Body camera footage released by St. Paul police Friday shows that William "Billy" Hughes answered the door to his darkened duplex and raised a handgun before officers fatally shot him earlier this month.

Police Chief Todd Axtell said he released the video amid calls for transparency in the wake of the Aug. 5 shooting, when police were called to Hughes' apartment for a report of shots fired.

"I have the duty to our community, I have the duty to protect the integrity of this investigation and I have the duty to make sure our officers are not put in harm's way due to misinformation being spread on our streets," Axtell said shortly before playing footage from officers Matthew Jones and Vincent Adams, who have since returned to duty.

Axtell released the two videos even as the case remains under investigation, and said his "greatest goal" is to establish enough infrastructure and resources at the department to release future videos within 72 hours.

The footage shows the officers walking up to the house in the 900 block of St. Anthony Avenue at 2:30 a.m. after a 911 caller told a dispatcher, "Multiple gunshots, 905 St. Anthony on the second floor."

They enter the enclosed front porch and briefly confer in the dark before knocking on the door to determine whether anyone had heard anything.

"I will kill you," a man is heard saying from the other side of the door.

"I just heard 'I will kill you,'‚ÄČ" one of the officers says.

Hughes, 43, opens the door and walks onto the porch with a handgun in his right hand. The officers scream at him to put his hands in the air multiple times as he stands facing them. Hughes raises the gun into the air, the muzzle pointing at the officers briefly as the gun moves in an arc and comes to a rest pointing at the ceiling. The officers fire at him several times.

Hughes falls to the floor, the gun still in his hand.

"Goddammit," one of the officers exclaims as they report shots fired.

Axtell released the videos after viewing them earlier in the day with Hughes' family. He also waited until the BCA had interviewed all key witnesses.

The chief said Hughes' sister left behind a card for each of the officers. Hughes' family was saddened and "heartbroke," he said, but also shared stories about "his kind heart."

"I want to close today by saying to the family of Mr. Hughes, I am so sorry for your loss. To the officers and their families, I am sorry that this situation chose you, and your lives now will forever be altered," Axtell said. "And to our community, I hope these videos will provide context, perspective and clarity."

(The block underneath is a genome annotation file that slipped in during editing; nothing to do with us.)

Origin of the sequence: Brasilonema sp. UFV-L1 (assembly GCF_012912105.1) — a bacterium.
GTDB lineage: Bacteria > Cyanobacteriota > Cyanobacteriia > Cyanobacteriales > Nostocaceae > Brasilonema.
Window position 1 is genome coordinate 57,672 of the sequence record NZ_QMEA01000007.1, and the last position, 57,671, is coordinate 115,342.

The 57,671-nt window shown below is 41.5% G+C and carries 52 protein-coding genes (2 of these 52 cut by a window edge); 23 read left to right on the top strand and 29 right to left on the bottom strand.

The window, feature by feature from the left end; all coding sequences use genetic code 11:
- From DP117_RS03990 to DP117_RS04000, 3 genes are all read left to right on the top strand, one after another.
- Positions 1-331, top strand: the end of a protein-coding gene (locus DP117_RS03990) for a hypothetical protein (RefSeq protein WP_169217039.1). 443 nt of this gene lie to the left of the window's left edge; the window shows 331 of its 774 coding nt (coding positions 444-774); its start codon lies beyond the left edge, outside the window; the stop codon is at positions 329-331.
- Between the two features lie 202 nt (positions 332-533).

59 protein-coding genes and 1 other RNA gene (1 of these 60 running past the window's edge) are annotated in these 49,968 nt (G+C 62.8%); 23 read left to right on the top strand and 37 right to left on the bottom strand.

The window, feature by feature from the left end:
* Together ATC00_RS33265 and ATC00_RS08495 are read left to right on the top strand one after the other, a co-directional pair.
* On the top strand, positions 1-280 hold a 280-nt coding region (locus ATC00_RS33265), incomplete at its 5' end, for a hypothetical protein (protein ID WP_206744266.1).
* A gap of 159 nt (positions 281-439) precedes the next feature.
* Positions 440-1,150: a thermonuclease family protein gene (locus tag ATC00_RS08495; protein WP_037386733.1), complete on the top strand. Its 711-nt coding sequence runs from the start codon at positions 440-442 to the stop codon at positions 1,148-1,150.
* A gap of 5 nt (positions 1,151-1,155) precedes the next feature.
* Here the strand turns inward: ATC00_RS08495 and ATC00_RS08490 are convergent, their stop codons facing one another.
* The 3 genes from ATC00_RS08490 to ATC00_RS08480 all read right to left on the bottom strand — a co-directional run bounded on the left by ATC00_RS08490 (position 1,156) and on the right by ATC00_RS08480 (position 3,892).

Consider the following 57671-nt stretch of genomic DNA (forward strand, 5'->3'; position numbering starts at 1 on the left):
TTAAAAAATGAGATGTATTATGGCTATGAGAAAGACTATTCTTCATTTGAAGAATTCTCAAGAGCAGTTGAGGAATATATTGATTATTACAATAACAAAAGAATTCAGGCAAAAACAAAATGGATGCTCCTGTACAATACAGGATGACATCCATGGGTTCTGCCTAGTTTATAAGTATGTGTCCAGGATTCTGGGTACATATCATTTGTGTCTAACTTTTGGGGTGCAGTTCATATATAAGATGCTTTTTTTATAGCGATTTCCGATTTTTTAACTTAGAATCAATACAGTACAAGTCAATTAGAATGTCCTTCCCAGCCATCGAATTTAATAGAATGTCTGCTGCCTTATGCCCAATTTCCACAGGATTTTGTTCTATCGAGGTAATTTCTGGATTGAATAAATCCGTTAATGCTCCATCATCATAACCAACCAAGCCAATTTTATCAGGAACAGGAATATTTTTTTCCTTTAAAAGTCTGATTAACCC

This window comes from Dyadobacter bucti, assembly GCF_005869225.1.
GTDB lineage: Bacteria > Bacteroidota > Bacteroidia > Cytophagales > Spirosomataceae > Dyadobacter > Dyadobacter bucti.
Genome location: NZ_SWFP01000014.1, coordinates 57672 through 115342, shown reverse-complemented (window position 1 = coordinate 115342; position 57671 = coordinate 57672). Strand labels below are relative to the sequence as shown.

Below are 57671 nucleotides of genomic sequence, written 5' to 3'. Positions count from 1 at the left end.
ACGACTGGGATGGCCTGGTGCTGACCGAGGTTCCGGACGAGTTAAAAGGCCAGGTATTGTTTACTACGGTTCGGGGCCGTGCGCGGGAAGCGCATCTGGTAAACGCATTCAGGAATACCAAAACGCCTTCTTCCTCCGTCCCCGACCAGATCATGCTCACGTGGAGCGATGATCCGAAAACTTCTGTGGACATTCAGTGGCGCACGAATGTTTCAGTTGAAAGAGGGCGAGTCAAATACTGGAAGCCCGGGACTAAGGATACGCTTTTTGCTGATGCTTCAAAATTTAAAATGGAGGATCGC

Hughes' family could not be reached for comment.

Mayor Melvin Carter issued a written statement commending Axtell for "setting a new bar for transparency."

"The body camera footage of Billy Hughes' death is heartbreaking," Carter said. "I extend my sincere condolences to the Hughes family, to every grieving member of our community, and to Officers Adams and Jones, who were called last week to respond to a situation no officer would ever hope to encounter."

Ramsey County Attorney John Choi, who has historically resisted releasing such videos during an active investigation, said his office is expediting the process of determining the legality of the officers' actions.

The county attorney's office is reviewing the case simultaneously as the BCA investigates, and is "receiving information from them daily," he said. Choi's office is also consulting an independent expert on use-of-force and police procedures.

"The death of William Hughes, captured on video, is difficult to watch," Choi said in a statement. "My heart goes out to Mr. Hughes' family and friends and the two police officers who were involved in this shooting."

St. Paul Police Federation President Dave Titus issued a statement that said the footage shows "professionalism and dedication to protecting innocent lives in our community."

"However, we also believe the department should not have released this video outside of the context of a complete and thorough investigation," he said. "The officers, family, and society deserve the complete story and not a piecemeal release of evidence."

Axtell and Carter both announced last week that the videos would be made public before the BCA completes its investigation. The move came after Hughes' family members, friends and supporters protested the previous night and demanded the release of footage, data from 911 calls and a third-party investigation into the shooting.

Search warrant affidavits filed earlier this week showed that the day he was killed, Hughes reportedly fell out of his "elevated bed," grew angry, fired two gunshots in the apartment and pointed the gun at his roommate's head.

Court documents also show that Hughes reportedly texted relatives this past spring that he had contemplated suicide. They explained that Hughes "had an ongoing medical condition that limited his quality of life. [Hughes'] medical condition was diagnosed as a terminal illness," the affidavits said.

Family members said Hughes was a member of the White Earth Nation, and a cousin to Philip Quinn, who was fatally shot by St. Paul police in 2015.